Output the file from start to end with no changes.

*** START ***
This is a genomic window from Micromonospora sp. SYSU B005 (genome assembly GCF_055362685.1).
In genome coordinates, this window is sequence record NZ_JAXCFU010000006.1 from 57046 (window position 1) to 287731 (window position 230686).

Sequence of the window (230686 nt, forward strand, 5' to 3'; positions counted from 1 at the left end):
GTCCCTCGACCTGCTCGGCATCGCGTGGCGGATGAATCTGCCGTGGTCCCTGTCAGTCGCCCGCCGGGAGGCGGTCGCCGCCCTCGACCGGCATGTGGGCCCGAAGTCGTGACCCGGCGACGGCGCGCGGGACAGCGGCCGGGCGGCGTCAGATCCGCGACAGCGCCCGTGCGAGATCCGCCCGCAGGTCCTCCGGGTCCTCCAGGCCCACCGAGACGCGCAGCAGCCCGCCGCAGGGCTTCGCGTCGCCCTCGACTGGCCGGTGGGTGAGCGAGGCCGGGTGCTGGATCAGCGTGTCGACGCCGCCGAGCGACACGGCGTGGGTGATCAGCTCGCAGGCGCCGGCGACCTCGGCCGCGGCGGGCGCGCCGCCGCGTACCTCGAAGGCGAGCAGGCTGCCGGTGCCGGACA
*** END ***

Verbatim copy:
This is a genomic window from Micromonospora sp. SYSU B005 (genome assembly GCF_055362685.1).
In genome coordinates, this window is sequence record NZ_JAXCFU010000006.1 from 57046 (window position 1) to 287731 (window position 230686).

Sequence of the window (230686 nt, forward strand, 5' to 3'; positions counted from 1 at the left end):
GTCCCTCGACCTGCTCGGCATCGCGTGGCGGATGAATCTGCCGTGGTCCCTGTCAGTCGCCCGCCGGGAGGCGGTCGCCGCCCTCGACCGGCATGTGGGCCCGAAGTCGTGACCCGGCGACGGCGCGCGGGACAGCGGCCGGGCGGCGTCAGATCCGCGACAGCGCCCGTGCGAGATCCGCCCGCAGGTCCTCCGGGTCCTCCAGGCCCACCGAGACGCGCAGCAGCCCGCCGCAGGGCTTCGCGTCGCCCTCGACTGGCCGGTGGGTGAGCGAGGCCGGGTGCTGGATCAGCGTGTCGACGCCGCCGAGCGACACGGCGTGGGTGATCAGCTCGCAGGCGCCGGCGACCTCGGCCGCGGCGGGCGCGCCGCCGCGTACCTCGAAGGCGAGCAGGCTGCCGGTGCCGGACA